Watford 3-0 Liverpool: LFC Tactical Overview

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LLiverpool suffered a humiliating defeat at the hands of a well drilled Watford side whose play was built around a pair of strikers performing at the top of their game.

WATFORD, ENGLAND - Sunday, December 20, 2015: Liverpool's manager Jürgen Klopp during the Premier League match against Watford at Vicarage Road. (Pic by David Rawcliffe/Propaganda)

Jurgen Klopp‘s men made if far to easy for the home side, in a performance riddled with individual errors and poor performances.

In his pre-match comments, Klopp spoke of flexible offensive play, as well as the importance of counter-pressing, which may have influenced his decision to leave Christian Benteke on the bench.

Roberto Firmino operated in the number nine role in those impressive away wins at both Chelsea and Manchester City, and he performed a similar role today. This appears to be one of Klopp’s preferred options away from home.

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Liverpool set up in a 4-3-3 formation with Lucas acting as the deepest midfielder, while Jordan Henderson and Emre Can operated in box to box roles ahead of him.

Adam Lallana played from the right of the front three while Philippe Coutinho came from the left in an attacking trident which didn’t swap positions as much as Klopp’s pre-match comments suggested.

Liverpool Tactics Watford

The concession of two early goals was the result of individual errors (including a refereeing error for the first goal) rather than any tactical flaws, but this change in the game state, plus an injury to Martin Skrtel, led to a change in tactic towards the end of the first half.

Divock Origi replaced Skrtel and, in an unexpected turn of events, Lucas dropped to centre-back with Can becoming the holding midfielder.

Lallana fell back into midfield, and as the team started the second half the shape was somewhere between a 4-4-2 diamond and a 4-3-2-1 as Firmino and Coutinho drifted behind Origi.

Liverpool Tactics Watford II

The side struggled to break Watford down on a poor quality pitch which prevented flowing passing moves being carried out on the deck.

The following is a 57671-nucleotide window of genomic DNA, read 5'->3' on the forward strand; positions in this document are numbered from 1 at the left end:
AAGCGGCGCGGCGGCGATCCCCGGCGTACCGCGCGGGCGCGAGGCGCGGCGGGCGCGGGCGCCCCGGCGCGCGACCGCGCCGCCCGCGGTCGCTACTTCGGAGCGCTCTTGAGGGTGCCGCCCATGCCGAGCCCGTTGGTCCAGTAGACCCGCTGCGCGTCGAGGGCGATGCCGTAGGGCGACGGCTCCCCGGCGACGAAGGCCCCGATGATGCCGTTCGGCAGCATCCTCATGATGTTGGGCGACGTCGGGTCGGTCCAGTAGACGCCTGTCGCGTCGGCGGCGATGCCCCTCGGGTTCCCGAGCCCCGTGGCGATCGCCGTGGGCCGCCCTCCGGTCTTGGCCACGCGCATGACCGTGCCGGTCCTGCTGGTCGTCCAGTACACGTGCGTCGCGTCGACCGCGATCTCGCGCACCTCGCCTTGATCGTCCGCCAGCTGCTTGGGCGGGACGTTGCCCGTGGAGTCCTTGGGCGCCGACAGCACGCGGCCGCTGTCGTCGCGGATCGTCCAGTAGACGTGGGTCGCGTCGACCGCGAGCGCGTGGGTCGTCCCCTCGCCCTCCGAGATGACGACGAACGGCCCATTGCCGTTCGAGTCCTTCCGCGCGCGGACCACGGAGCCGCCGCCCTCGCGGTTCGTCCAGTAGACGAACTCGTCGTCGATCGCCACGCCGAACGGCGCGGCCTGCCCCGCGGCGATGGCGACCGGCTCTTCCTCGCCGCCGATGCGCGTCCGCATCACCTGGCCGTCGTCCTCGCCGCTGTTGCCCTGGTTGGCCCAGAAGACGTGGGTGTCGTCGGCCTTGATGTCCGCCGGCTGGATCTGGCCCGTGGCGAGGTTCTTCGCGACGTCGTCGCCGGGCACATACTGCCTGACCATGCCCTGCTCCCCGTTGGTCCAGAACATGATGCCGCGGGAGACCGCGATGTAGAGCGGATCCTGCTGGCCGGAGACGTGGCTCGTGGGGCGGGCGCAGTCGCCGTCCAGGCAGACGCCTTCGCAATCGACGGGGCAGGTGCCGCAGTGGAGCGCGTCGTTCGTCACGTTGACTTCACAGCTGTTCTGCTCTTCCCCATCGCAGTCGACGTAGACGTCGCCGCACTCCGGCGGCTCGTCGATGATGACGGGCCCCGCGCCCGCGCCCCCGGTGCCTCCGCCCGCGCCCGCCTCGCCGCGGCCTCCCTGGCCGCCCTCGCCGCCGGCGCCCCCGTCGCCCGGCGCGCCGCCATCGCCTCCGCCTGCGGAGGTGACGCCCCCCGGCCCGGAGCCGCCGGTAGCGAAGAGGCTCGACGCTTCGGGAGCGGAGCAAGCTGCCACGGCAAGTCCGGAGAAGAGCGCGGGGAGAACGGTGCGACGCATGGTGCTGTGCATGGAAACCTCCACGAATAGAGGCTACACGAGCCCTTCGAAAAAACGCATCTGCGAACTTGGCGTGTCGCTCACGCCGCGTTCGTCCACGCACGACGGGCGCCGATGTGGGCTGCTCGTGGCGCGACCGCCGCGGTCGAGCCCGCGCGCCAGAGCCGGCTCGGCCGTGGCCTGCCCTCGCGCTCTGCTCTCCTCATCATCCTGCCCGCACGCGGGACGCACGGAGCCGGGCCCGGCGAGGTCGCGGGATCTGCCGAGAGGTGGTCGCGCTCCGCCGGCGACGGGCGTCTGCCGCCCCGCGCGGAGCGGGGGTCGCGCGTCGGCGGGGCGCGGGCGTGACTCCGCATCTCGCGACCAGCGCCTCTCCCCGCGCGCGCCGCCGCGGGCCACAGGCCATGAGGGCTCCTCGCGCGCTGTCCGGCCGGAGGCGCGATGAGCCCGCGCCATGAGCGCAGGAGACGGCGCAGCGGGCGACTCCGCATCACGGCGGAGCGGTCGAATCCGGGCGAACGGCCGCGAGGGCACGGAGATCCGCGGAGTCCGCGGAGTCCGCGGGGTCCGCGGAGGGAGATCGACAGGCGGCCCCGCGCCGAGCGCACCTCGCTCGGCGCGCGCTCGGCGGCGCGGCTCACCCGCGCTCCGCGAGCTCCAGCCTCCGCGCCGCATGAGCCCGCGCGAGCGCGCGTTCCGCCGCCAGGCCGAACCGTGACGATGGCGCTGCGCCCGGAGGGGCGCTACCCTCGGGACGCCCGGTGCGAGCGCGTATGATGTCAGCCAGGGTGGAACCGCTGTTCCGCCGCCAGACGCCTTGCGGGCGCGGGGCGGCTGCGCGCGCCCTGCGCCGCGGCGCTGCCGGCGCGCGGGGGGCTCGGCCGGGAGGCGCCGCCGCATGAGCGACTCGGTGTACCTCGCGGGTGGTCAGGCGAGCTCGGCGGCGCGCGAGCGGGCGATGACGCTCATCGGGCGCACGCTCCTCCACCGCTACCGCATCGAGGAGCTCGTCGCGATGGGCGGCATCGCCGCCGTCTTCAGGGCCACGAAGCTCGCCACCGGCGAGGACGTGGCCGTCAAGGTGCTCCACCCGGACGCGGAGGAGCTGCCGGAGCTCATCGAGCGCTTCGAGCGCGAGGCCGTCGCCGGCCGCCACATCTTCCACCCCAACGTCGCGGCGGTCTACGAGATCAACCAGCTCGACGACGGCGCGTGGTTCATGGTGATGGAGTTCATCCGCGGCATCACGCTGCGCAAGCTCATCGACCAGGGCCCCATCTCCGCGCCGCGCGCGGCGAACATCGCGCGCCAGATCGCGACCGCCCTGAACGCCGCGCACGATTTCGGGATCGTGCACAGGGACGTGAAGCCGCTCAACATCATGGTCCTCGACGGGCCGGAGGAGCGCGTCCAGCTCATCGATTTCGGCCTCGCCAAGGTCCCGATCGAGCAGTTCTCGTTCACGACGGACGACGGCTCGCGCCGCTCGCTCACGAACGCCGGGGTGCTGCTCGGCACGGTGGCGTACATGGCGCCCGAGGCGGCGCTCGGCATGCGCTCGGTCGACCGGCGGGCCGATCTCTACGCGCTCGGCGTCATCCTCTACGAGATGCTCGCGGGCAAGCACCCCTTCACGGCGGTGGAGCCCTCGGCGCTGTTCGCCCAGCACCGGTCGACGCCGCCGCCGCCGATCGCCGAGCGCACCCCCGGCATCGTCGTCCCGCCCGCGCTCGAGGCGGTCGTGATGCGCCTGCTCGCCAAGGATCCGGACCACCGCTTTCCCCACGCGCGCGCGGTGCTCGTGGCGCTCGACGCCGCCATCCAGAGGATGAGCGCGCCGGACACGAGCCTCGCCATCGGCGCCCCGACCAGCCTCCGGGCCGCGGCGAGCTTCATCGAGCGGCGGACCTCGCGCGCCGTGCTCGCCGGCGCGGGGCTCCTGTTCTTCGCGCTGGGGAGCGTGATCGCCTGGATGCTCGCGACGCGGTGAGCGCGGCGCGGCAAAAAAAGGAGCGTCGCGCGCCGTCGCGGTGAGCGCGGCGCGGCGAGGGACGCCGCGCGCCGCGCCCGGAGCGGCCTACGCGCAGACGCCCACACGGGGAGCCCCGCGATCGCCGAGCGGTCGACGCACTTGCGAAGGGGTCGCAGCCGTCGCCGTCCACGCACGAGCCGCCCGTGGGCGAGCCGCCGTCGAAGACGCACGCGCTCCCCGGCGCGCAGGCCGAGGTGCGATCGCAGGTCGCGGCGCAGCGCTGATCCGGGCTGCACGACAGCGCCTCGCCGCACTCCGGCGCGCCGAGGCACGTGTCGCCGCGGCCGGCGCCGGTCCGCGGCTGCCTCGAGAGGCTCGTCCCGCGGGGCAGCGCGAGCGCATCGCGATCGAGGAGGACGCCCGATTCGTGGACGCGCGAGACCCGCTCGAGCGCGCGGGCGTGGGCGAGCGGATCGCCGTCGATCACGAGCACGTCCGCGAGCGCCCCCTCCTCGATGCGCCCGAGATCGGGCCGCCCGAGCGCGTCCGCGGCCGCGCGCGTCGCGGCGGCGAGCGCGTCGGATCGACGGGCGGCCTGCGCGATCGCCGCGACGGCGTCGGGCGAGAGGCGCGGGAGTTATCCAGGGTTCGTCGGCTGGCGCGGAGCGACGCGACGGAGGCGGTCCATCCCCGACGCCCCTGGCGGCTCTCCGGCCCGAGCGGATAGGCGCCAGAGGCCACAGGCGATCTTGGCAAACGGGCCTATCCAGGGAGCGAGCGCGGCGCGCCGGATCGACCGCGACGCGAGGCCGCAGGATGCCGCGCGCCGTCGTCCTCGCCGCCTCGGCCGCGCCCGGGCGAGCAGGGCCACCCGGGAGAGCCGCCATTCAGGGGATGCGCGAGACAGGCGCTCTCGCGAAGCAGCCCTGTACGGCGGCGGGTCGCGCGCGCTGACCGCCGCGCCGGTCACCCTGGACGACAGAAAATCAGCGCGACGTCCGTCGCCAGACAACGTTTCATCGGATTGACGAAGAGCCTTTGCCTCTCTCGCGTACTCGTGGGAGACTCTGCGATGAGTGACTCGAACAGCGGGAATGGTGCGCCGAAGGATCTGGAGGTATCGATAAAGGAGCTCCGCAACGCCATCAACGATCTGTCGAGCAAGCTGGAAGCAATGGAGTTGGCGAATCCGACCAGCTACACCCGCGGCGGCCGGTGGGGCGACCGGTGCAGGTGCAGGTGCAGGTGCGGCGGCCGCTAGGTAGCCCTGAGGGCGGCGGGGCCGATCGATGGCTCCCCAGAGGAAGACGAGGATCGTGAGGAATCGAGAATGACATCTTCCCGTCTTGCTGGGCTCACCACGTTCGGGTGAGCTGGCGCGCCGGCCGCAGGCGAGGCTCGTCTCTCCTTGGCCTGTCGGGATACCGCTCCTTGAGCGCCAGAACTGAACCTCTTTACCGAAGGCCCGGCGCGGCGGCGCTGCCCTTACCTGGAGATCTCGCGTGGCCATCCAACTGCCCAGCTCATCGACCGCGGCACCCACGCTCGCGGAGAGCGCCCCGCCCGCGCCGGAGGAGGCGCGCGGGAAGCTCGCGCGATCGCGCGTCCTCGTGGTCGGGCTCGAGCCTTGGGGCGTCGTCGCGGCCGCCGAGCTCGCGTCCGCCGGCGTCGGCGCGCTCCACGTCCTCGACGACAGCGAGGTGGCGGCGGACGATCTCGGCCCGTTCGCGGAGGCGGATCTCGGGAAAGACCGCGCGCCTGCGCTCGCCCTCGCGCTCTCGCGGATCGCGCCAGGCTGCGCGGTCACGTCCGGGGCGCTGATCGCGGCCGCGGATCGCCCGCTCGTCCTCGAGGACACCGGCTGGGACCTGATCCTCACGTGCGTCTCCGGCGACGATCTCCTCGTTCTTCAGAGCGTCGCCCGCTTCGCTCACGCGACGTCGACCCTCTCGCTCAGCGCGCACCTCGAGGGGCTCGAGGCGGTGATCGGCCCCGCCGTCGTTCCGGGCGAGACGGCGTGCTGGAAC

Benteke and Jordon Ibe entered the fray with just over 15 minutes to go, as Klopp switched to a loose formation which resembled a 4-2-4.

Ibe offered width on the right and Henderson still broke forward from his midfield position, but the play remained scrappy, and the players struggled to combine midfield and attack.

Watford scored a third when the Reds’ makeshift defence parted to leave Ighalo unmarked. This goal was partly due to some positional unfamiliarity from Lucas but, to be fair, even some of the more experienced players in this position have made this type of error in the past.

The home side’s strike pairing caused trouble throughout the game, and a lot of Liverpool’s defending was based on recovery rather than the proactive prevention of opposition attacks.

Klopp commented after the game that “Our reaction [to the first goal] was really bad, we lost our mind(s).”

“Not the best pitch. We tried plying in small spaces,” he added, and commented on Watford‘s pressing for the second goal – something which his team pride themselves on. “They make pressing they got the ball. Very easy the second one, we can defend this better.”

WATFORD, ENGLAND - Sunday, December 20, 2015: Liverpool's Martin Skrtel in action against Watford during the Premier League match at Vicarage Road. (Pic by David Rawcliffe/Propaganda)

Ultimately, the reaction to the first goal followed by some poor individual defending, which began in the midfield and seeped back into the defence, put the team in a losing position from which they were unable to recover.

Tactical changes were made to try to get back in the game, but these changes can only work if the players react to them and improve their quality and composure on the pitch, which they didn’t.

To mark the end of the 30-year wait for a league title, the ‘Liverpool Mishmash’ poster is available to order exclusively on This Is Anfield — the history of the Reds in one image!

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